Bashert was my wife’s dog before she ever met me. Bashert is a Yiddish word that means “my chosen one” or “meant to be.” In other words, Bashert was my wife’s first bashert. At first, I thought Bashert was overbearing. For one thing, he was used to sleeping in my wife’s bed, which I did not like. I mean, he is 75 pounds and sheds. Second, he and his best buddy, Foster, the neighbor’s dog, would go ballistic whenever we gave the slightest indication that we were going out. They always wanted us to take them along. Third, he had this reckless habit of racing towards people, and the sight of a 75-pound dog charging towards you is scary. Now, six years later, I realize that Bashert is a one-of-a-kind dog, and it will be difficult to ever replace him.
One reason I think so is he is loyal. Just the other night, I was working late in the basement. Bashert stayed down there with me. He lay down on the thin rug even though the basement is crowded and cold, even though the rest of the family was sleeping upstairs and his round, soft bed was waiting. He waited until I finished, turned out the lights, and headed upstairs. Another example of his loyalty happens when we put Korina to bed at night. She gets upset when she is alone in her dark bedroom, so we command Bashert to stay with her. He waits patiently until she falls asleep before he joins us downstairs.
Another reason that he is irreplaceable is, even though he is big and might look scary to strangers, he is actually gentle. He welcomes us at the door when we come home and licks Korina and Daniel’s faces. Korina complains, “no licking, Bashert.” He loves when people pet him. He loves the company of people and hangs out wherever we are in the house. He backs away from his food if Korina fusses with it. Sometimes Korina acts rough with him. She pulls his tail, or sits on him while he is laying down, or tries to ride him like a horsie. We tell her to stop, but don’t always notice. Bashert tolerates her without even so much as a growl. At most, he whines, which reminds me to tell her, “leave him alone, Korina. Be nice to Bashert.”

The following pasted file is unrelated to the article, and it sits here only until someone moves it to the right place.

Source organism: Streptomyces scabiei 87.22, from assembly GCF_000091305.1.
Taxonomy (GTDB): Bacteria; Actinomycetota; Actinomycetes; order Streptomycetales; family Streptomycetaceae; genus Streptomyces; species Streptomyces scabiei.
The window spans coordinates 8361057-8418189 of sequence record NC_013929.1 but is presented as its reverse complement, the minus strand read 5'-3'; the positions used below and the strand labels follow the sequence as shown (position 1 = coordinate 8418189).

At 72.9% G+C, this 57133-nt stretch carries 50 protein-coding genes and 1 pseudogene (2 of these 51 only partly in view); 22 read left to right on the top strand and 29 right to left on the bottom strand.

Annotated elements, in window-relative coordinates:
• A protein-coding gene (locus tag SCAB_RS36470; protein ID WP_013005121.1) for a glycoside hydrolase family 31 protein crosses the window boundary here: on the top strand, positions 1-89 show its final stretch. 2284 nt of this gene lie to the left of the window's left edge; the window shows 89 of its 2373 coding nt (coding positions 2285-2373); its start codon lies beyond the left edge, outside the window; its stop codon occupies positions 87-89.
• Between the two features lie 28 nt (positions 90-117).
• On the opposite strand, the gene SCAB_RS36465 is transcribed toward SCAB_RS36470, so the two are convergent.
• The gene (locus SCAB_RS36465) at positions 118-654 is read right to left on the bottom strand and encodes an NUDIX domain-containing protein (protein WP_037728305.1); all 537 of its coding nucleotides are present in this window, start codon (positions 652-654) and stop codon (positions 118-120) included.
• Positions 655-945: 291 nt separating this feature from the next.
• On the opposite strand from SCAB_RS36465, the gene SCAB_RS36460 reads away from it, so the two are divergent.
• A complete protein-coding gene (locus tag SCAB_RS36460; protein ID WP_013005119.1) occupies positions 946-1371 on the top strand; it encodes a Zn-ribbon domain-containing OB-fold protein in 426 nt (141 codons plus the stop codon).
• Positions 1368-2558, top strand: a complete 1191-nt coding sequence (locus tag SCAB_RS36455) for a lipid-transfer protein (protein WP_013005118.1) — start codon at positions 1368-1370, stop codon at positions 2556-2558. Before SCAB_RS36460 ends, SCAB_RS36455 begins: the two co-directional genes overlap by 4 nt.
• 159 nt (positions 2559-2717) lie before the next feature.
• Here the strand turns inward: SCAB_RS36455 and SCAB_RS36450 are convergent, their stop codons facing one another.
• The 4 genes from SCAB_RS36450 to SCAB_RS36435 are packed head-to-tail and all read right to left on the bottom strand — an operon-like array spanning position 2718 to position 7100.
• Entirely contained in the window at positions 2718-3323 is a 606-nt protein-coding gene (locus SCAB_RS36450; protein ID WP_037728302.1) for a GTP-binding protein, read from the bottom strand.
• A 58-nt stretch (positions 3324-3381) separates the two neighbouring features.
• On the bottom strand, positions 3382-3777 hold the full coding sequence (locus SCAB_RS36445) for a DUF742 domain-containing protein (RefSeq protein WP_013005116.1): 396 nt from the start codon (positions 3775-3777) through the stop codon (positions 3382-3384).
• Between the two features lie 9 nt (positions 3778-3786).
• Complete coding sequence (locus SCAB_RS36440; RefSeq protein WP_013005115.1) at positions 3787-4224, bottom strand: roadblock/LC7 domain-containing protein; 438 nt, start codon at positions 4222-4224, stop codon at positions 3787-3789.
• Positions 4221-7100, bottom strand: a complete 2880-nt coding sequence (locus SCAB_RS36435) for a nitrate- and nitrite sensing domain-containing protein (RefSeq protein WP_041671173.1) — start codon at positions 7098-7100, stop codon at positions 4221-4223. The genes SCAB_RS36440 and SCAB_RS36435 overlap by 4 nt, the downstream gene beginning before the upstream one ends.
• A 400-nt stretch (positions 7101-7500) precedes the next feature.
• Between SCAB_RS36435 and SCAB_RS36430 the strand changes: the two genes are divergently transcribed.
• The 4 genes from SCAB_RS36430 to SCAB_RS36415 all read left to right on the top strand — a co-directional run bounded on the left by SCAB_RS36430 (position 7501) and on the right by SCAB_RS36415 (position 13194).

A third reason that Bashert is one-of-a-kind is he is fun. The highlight of his day is when I take him to the field to play catch. He is uninterested in the other dogs. Nothing makes him happier than racing after and retrieving the ball. I taught Korina, and Bashert listens. We say, “Sit, Bubba!” and he sits. “Good boy,” we say. Then, we throw the ball as far as we can. Bashert takes off after it like lightning, and races back to us. While he chases it, we shout, “Go, Bubba! Go, Bubba! Go, Bubba!” He drops it at our feet and waits for another turn. He will play catch with anyone who wants to play, for as long as they are willing. Many children at the field play catch with him until their parents call them to go.
I am not one to give animals human characteristics. I stay sensitive to their animal instincts and behaviors. Nevertheless, Bashert is an important member of our family. We are grateful for the time we have with him. He is irreplaceable.
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